It’s China, Stupid
More voters across the West are caring more about China. In the next round of elections, politicians should, too.
It is rare that foreign policy plays a dominant role in electoral politics on either side of the Atlantic. Typically, it is overshadowed by topics like jobs, the economy, and so-called “kitchen-table issues” that motivate the electorate. After all, “It’s the economy, stupid,” as James Carville famously said. The exception is when one single foreign policy issue rises above the rest in a way that affects the daily lives of citizens, such as terrorism did after Sept. 11, 2001.
The next exception should be China.
Across the West, public awareness and opinion about China is changing fast, but because foreign policy rarely decides elections, this change has affected electoral politics less than one might have expected. And the politics are changing at different rates in different places.
The European public has grown increasingly skeptical of China, with views steadily worsening due to Beijing’s crackdown on democracy in Hong Kong, human rights abuses in Xinjiang, aggressive wolf-warrior diplomacy, sanctions on European organizations and researchers, and its lack of transparency regarding COVID-19. Germans hold these negative views to an even greater degree than many of their neighbors. In an August poll, 58 percent of German voters supported a stronger posture towards China even if it affects economic relations. In addition, 52 percent believe that the EU should strongly criticize China’s human rights violations.
But this has had mixed effects on electoral politics. In the recent German elections, the Green’s candidate Annalena Baerbock made waves in foreign-policy circles by pushing for a more values-based foreign policy towards China compared with a perceived reluctance from the SPD’s Olaf Scholz and the CDU’s Armin Laschet to move beyond Angela Merkel’s strategy of “Wandel durch Handel,” or change through trade. Even though a majority of Germans supported a more assertive foreign policy towards China instead of prioritizing economic ties at all costs, Baerbock’s Greens placed third in the elections behind the SPD and CDU respectively. While by far the Greens’ strongest showing to date, it was still a disappointment for a party that was polling in first just a few months ago.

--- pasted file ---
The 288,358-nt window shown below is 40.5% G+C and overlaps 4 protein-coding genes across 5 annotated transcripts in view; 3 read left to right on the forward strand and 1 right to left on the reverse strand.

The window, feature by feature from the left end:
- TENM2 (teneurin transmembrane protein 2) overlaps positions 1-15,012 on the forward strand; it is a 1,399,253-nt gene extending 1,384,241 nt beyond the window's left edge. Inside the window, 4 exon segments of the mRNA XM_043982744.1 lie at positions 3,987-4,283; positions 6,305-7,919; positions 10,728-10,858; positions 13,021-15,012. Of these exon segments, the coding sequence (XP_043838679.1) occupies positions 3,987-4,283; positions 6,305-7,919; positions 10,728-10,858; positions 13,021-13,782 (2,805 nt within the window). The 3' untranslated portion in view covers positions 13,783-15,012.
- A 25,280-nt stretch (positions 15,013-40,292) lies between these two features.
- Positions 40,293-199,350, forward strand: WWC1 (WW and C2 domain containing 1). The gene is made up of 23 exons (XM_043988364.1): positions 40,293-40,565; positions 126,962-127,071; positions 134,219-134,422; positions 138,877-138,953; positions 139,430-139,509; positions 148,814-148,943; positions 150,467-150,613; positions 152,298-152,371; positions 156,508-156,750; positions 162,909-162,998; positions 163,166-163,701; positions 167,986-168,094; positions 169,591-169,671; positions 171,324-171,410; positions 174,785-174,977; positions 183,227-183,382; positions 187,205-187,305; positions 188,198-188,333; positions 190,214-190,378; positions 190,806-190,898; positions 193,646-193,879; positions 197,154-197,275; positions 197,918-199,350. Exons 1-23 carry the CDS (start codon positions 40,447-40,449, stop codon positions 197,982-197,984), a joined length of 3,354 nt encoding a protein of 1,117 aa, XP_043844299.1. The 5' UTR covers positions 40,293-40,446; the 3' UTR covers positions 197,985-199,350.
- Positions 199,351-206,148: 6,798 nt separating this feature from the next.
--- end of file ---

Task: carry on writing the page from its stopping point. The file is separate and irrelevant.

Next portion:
The Greens encountered a similar problem with climate change; though German voters ranked the issue as their country’s most serious challenge, the Greens’ only received 14.8 percent of the vote. Voters’ preferences do not necessarily cleanly align with their prioritization of issues and foreign policy is often not even a top issue, as polls have made clear from Germany, Canada, and the Czech Republic.
As elections draw near in the Czech Republic, Czechs hold more negative views of China than any other country, yet the party of China-friendly Prime Minister Andrej Babis still has strong odds of winning October elections. Czech voters care more about issues like healthcare, justice, education, public finances, and crime.
To a greater extent than in other policy areas, there are often large cleavages within the major parties over foreign policy, leading to yet more uncertainty about its impact on electoral politics. In Germany, there was a revolt from within the CDU from Norbert Röttgen, chairman of the Foreign Affairs Committee in the Bundestag, over Merkel’s refusal to exclude Huawei from Germany’s 5G networks. Nils Schmid, the SPD’s point person on foreign policy, called Merkel’s China policy outdated. The direction of German foreign policy will not only be determined by the party with the chancellorship, but also by the individual selected to lead the Foreign Ministry.
In Canada, Conservative Party leader Erin O’Toole attacked Prime Minister Justin Trudeau over his China policy during nationally televised debates. His attacks specifically focused on Trudeau’s policies towards Huawei, China’s crackdown in Hong Kong, hostage diplomacy, and Trudeau’s failure to show up for a vote declaring China’s human rights abuses against the Uighurs a genocide. While O’Toole’s attacks got notice on the debate stage, Trudeau held on to win a plurality of seats.
Looking ahead to 2022, China may feature more prominently in election debates in France and Hungary. According to IFRI, a leading French foreign policy think tank, “…China is emerging in the public debate in France, likely because of China’s global assertiveness and the Chinese Embassy’s aggressiveness, and the French executive may soon follow.” The French elite have been slow to respond to changing public opinion on China, but individual MPs and MEPs are pushing for change from within their parties while in one survey, 62 percent of French respondents said that their view of China worsened during COVID-19. In Hungary, Viktor Orban was forced to backtrack on plans to use public funds to build a Chinese university in Budapest after intense public backlash; leading opposition politicians ahead of 2022 elections have already started using this as a campaign talking point. Budapest Mayor Gergely Karácsony, a leading opposition figure, has even renamed streets across from the proposed site of the Chinese university to Free Hong Kong road and Uyghur Martyrs’ road.
Even if foreign policy is not a top issue for most Canadian, Czech, or German voters, elections in 2022 should prove different as the politics of China steadily become more important for the politics in the transatlantic community.
James Lamond is the director of the Democratic Resilience program at CEPA, the Center for European Policy Analysis.
Jake Morris is a program assistant with the Democratic Resilience program at CEPA.